The conversation about how we return to school has already started and a common refrain is growing: we will not go back to what was. Yet, if we are not intentional, the conversation itself will lead us back to the current way of doing things. In The Politics of the English Language George Orwell cautioned, “if thought corrupts language, language can also corrupt thought.” The phrases and metaphors frequently used to talk about schools may build something new, but not something fundamentally different.
In particular, conversations about “learning loss” and “falling behind” have appeared in a spate of recent pieces in major media outlets. Such language emerges from a foundation that says the primary function of school is the accumulation of knowledge. Paulo Freire referred to this as the Banking Model of education – teachers deposit facts and skills into passive students who are then judged on the balance of their accounts. The langue informs a response: monitoring and filling knowledge accounts of students. The language provokes a sense of emergency and need to preserve the current order. Many articles even include the (perhaps intentionally) fear-inducing term ‘covid slide’. 1
The Banking model shapes our language. That language shapes how we think and thus act. Continuing Orwell, “….by simply throwing your mind open and letting the ready-made phrases come crowding in. They will construct your sentences for you — even think your thoughts for you, to a certain extent — and at need they will perform the important service of partially concealing your meaning even from yourself. “
The language of the Banking Model has so saturated our conversation that we accept the nonsensical as logical. We talk about how many months or years students will be behind not as a direct measure of time missed, but as an odd and abstract measure of learning. There is no concrete meaning of ‘three months of math’.
Learning is not measured in units of time. Learning happens spurts and sputters, regressions and false starts, leaps and skipped steps. The process of becoming a passionate and competent reader is not a clearly delineated 13-year progression. But, that is the framework that fits on the Banking foundation. It requires support and veneer of equating learning only with test scores.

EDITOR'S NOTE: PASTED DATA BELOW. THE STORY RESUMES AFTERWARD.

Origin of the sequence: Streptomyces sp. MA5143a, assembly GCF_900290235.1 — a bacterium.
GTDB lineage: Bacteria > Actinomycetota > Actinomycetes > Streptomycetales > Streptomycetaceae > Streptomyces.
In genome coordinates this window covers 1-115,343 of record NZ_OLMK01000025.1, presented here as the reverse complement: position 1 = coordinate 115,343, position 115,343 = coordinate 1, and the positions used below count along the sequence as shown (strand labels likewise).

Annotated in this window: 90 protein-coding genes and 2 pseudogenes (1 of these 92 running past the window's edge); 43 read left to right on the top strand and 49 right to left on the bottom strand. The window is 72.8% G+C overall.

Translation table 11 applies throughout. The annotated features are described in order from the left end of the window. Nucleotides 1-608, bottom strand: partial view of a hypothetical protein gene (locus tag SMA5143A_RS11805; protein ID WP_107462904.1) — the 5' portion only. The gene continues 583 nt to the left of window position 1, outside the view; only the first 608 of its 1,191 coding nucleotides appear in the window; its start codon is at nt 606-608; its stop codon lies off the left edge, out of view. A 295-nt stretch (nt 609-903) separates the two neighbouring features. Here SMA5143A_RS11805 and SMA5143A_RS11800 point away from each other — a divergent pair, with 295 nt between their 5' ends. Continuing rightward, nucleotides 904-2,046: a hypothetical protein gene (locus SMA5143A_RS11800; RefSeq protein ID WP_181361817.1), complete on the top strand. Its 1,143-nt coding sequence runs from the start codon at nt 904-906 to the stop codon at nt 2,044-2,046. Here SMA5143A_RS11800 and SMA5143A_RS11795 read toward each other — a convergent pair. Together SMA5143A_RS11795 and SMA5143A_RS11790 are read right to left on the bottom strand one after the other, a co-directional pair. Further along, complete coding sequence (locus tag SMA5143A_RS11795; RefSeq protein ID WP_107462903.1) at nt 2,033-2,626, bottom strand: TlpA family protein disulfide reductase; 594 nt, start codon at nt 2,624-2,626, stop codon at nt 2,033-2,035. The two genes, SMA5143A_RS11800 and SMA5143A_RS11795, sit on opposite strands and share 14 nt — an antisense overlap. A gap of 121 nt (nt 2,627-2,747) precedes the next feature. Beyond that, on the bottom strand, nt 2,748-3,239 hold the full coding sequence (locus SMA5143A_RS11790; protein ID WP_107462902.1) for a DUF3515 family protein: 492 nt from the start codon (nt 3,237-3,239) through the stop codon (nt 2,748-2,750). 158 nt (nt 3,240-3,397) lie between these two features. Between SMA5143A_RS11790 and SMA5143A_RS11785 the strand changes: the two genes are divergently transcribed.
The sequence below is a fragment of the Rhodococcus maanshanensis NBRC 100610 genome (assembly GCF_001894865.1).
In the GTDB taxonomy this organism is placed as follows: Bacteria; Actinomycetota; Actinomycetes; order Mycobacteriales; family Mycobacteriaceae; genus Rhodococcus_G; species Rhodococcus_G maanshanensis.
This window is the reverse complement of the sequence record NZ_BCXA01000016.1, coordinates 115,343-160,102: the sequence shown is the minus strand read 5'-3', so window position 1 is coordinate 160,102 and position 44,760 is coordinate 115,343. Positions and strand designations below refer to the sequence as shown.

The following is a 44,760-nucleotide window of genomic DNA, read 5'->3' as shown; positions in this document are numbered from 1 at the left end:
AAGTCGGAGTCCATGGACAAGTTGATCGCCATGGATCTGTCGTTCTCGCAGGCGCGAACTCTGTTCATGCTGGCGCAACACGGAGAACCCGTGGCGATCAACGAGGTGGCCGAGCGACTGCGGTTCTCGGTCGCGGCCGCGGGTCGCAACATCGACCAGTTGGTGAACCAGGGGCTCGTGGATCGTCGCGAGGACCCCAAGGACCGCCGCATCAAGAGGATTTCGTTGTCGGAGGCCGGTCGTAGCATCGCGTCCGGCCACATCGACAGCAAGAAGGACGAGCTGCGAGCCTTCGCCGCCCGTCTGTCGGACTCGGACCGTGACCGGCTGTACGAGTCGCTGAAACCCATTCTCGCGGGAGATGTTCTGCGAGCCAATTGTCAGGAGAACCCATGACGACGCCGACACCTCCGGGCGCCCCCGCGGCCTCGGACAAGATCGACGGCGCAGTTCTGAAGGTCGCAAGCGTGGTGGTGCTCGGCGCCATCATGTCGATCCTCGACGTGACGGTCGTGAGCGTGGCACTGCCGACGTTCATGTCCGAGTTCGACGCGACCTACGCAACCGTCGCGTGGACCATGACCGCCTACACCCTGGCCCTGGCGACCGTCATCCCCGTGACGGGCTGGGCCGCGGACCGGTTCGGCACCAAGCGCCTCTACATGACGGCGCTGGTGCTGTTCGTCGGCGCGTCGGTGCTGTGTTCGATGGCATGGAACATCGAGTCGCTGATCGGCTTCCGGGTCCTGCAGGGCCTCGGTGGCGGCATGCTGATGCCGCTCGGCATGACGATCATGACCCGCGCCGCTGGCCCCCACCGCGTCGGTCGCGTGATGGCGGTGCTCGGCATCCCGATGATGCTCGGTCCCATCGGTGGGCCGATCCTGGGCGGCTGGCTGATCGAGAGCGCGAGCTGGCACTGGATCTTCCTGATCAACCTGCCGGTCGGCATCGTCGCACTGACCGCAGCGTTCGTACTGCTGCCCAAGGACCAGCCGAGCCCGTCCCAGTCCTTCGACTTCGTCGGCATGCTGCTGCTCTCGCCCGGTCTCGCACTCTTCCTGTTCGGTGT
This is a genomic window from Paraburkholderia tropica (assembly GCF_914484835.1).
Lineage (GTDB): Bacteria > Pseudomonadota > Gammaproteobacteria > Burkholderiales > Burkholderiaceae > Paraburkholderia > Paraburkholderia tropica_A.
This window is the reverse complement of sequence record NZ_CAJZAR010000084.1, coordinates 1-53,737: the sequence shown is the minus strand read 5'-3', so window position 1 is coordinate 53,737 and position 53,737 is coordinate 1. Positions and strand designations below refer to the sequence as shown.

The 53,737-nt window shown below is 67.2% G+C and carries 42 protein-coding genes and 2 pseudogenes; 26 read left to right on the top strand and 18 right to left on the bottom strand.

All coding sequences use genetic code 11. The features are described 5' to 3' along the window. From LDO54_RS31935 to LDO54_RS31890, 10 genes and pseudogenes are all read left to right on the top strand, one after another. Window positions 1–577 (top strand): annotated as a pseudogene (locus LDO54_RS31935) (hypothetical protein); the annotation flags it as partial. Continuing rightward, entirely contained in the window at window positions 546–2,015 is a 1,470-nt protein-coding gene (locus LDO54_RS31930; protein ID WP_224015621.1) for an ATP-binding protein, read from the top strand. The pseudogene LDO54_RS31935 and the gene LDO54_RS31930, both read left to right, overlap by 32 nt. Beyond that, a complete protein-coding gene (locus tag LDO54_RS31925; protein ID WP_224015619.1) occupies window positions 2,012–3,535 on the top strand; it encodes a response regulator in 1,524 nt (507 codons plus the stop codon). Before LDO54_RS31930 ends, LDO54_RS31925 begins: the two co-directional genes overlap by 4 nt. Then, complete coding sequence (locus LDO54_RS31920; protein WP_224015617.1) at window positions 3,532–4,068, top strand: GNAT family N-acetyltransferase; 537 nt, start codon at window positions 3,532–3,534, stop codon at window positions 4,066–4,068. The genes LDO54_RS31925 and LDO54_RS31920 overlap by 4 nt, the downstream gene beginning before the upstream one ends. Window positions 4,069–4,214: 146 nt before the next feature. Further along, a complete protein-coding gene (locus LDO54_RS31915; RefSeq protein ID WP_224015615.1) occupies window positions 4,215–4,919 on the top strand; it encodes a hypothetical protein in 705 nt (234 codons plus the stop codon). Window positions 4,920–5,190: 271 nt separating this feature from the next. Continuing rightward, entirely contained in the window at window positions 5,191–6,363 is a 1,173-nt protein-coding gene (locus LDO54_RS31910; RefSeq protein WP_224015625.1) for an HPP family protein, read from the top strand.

When we talk about “falling behind”, the language is immediately there – we must “catch up”. The conversation begins to fill-in. The vocabulary inevitably narrows to reading and math, and what testing is needed, and how time will be made (certainly at the sacrifice to other subjects). There will likely be excitement and creative ideas, just as with a new coat of paint or rearranged room. The Banking foundation of deliver-test-repeat still sits solidly underneath.
Such remodeling is not new to education. Innovative ways are constantly found to make the Banking process both enjoyable for students and justified through ‘rigor’. New methods of assessment, remediation, scaffolding, etc… promise to make students’ accounts meet a minimum threshold (or at least appear to). These artifices give the illusion that education has moved beyond the rows of desk and recitation of facts. But, they still sit squarely on a foundation that says school is primarily about the accumulation of academic facts and skills.
By rebuilding and repairing on the current foundation, we will never end up with a fundamentally different type of school. Which means we have to start by giving up our current language for talking about school. Orwell writes:
Never use a metaphor, simile, or other figure of speech which you are used to seeing in print.
What if we had the conversation about what happens next but couldn’t talk about classes? Or grading? Or Standards? Some may find that radical, but this conversation is already happening. Yong Zhao recently wrote that the current crisis is a chance to let go of our current structures of scheduling and time, strictly delineated subjects, and age-based grouping. Even before the current crisis, Education Reimagined published a 13-page vision for a Learner-Centric education that calls for competency-based approaches, contextualized and personalized learning, as well as learning that is socially embedded and open-walled.